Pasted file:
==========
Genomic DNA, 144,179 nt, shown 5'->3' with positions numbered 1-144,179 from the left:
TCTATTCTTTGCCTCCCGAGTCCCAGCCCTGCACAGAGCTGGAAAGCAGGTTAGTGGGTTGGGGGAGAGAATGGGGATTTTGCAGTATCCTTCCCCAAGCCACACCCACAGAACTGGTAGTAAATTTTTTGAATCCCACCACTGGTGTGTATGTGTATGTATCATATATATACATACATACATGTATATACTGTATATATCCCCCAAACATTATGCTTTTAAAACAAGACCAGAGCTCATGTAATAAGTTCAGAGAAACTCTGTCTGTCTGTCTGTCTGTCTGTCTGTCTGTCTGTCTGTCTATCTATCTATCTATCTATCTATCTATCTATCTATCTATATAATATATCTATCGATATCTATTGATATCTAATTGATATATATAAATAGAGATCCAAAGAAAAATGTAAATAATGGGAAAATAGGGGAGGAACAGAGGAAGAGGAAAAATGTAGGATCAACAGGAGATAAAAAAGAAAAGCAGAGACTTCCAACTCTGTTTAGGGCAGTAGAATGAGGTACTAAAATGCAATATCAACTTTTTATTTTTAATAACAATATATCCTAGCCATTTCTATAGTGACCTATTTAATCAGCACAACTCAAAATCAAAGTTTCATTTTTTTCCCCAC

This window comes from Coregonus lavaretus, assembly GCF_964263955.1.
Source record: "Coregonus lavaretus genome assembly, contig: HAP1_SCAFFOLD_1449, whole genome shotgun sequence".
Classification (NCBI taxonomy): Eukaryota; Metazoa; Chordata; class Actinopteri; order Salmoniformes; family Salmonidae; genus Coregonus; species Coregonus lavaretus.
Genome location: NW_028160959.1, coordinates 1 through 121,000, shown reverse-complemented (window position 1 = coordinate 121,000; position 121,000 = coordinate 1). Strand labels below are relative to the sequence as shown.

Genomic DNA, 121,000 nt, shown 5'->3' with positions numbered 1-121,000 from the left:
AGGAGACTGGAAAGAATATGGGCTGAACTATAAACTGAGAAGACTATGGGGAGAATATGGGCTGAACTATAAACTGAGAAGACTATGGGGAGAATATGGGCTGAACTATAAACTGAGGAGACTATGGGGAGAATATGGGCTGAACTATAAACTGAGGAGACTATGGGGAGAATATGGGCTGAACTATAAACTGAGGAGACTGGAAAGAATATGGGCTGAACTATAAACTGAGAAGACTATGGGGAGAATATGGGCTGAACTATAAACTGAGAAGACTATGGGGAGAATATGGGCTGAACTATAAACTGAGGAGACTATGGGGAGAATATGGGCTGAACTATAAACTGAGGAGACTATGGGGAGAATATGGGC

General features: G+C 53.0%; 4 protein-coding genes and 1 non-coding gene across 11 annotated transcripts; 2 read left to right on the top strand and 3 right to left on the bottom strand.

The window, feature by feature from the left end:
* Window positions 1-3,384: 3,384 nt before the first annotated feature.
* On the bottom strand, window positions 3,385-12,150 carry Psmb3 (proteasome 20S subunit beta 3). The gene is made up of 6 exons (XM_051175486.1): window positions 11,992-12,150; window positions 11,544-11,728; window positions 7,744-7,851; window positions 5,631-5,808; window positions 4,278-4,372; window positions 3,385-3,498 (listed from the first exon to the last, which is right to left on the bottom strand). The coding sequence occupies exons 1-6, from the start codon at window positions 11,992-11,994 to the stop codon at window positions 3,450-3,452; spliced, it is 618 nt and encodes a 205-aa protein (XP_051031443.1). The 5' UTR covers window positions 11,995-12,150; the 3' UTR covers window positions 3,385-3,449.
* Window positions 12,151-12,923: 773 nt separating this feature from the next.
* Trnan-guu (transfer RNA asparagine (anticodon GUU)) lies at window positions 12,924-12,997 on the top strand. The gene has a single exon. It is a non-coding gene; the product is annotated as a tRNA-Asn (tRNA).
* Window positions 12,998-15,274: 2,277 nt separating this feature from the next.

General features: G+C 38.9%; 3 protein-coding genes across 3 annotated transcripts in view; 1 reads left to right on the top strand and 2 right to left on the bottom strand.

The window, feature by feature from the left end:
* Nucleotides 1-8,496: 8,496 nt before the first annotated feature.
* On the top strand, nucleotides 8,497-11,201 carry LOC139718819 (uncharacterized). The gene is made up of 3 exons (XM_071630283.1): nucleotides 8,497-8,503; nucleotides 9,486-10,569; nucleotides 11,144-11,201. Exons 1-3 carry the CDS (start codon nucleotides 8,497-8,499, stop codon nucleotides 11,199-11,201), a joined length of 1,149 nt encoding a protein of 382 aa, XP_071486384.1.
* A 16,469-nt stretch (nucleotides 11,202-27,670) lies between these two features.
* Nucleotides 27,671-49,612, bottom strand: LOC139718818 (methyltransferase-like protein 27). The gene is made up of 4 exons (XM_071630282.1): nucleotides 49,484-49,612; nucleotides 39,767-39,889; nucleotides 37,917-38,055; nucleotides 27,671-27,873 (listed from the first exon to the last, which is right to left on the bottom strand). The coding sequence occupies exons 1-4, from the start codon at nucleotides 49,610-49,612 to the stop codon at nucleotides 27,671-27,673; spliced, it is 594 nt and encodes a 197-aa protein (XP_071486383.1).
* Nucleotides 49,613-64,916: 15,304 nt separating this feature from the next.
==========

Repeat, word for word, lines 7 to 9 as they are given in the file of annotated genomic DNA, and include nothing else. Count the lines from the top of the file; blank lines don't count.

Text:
Genomic DNA, 121,000 nt, shown 5'->3' with positions numbered 1-121,000 from the left:
AGGAGACTGGAAAGAATATGGGCTGAACTATAAACTGAGAAGACTATGGGGAGAATATGGGCTGAACTATAAACTGAGAAGACTATGGGGAGAATATGGGCTGAACTATAAACTGAGGAGACTATGGGGAGAATATGGGCTGAACTATAAACTGAGGAGACTATGGGGAGAATATGGGCTGAACTATAAACTGAGGAGACTGGAAAGAATATGGGCTGAACTATAAACTGAGAAGACTATGGGGAGAATATGGGCTGAACTATAAACTGAGAAGACTATGGGGAGAATATGGGCTGAACTATAAACTGAGGAGACTATGGGGAGAATATGGGCTGAACTATAAACTGAGGAGACTATGGGGAGAATATGGGC

General features: G+C 53.0%; 4 protein-coding genes and 1 non-coding gene across 11 annotated transcripts; 2 read left to right on the top strand and 3 right to left on the bottom strand.